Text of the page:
On Tuesday the 1st March The Patrick Wild Centre together with the Salvesen Mindroom Centre, will be hosting Guest Speaker Professor Susan Gathercole, Director of the MRC Cognition and Brain Sciences Unit at Cambridge University. The symposium is a chance to bring together scientists with an interest in human development from across the University to hear about cutting edge research in the field. Speakers are drawn from medicine, psychology and education and will be talking about preterm birth, fragile X syndrome and visual impairment among other topics.
Keynote Speaker: Professor Susan Gathercole.
Professor Susan Gathercole is the author of more than 120 journal articles in developmental cognitive psychology and neuroscience, and has written or edited eight important books on memory, language and learning. Her interests are in the cognitive processes of memory, attention, language, and learning. Much of her research focuses on children with developmental disorders in these areas of cognition, and investigates both: i) the nature of the underlying cognitive deficits, and; ii) how these deficits can be ameliorated with either cognitive or educational interventions. Professor Gathercole’s findings have demonstrated the link between working memory deficits in children and poor academic outcomes and she has contributed to recent research showing that working memory deficits can be ameliorated with computerised, adaptive working memory training. In 2014 she was elected a Fellow of the British Academy. Professor Gathercole’s talk is titled –“A dimensional approach to children with problems in attention, learning and memory”
Dr James Boardman is the Director of the Jennifer Brown Research Laboratory. The goal of his research is to develop and evaluate protective strategies for fetuses and premature babies who are at risk of brain injury and poor neurodevelopmental outcome. Dr Boardman’s talk is titled –“The effect of preterm birth on the developing brain”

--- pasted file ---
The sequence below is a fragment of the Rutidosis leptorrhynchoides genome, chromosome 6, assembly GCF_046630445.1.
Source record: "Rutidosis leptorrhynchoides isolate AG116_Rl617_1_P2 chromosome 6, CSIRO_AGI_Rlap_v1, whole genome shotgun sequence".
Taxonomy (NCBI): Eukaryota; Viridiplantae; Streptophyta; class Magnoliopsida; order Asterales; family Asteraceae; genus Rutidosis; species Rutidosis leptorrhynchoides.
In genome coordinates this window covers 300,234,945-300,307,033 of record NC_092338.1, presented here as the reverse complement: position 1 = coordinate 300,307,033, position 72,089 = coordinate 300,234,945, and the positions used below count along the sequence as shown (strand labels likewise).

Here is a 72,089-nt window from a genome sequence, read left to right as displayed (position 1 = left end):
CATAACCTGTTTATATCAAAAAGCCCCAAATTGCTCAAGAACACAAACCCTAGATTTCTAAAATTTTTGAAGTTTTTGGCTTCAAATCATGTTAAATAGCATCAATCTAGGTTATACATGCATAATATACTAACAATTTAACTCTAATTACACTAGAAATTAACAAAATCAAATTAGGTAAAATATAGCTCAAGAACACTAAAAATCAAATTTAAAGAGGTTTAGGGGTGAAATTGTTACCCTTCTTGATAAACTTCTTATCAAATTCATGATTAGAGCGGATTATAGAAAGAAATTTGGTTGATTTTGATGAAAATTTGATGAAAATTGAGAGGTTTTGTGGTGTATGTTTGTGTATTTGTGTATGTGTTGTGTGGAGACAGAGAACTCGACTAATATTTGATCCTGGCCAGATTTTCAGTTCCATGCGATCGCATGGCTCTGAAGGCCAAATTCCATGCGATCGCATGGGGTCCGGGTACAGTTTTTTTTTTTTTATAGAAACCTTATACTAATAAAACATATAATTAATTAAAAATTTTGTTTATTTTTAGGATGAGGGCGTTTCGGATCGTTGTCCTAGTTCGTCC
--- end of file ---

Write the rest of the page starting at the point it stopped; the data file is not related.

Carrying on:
Dr Sonya Campbell is a Research Fellow in clinical psychology who works with children and teenagers with learning difficulties and Autistic Spectrum Disorders. She also runs the Scottish Fragile X Registry. Dr Campbell’s talk is titled –“Can computerised working memory interventions be feasible and effective for individuals with fragile X syndrome”
Dr John Ravenscoft is Head of the Institute for Education, Teaching & Leadership and a research associate for the Visual Impairment Scotland, Scottish Sensory Centre. His interests include: visual impairment; inclusion; childhood and disability studies; the nature of representation; casual mechanisms of cognitive growth. Dr Ravenscroft’s talk is titled –“The value of knowing your cohort – children with visual impairment and linkages to outcomes”
Bonnie Auyeung is a Chancellor’s Fellow whose work is focused around two central themes: 1) the role of prenatal factors on psychological and neural postnatal development and 2) the potential for specific hormones to relieve the symptoms of Autism Spectrum Conditions. Dr Auyeung’s talk is titled – “Prenatal and postnatal hormone effects in early childhood and in Autism Spectrum Disorders”
For Timings and Location click here to see the full Programme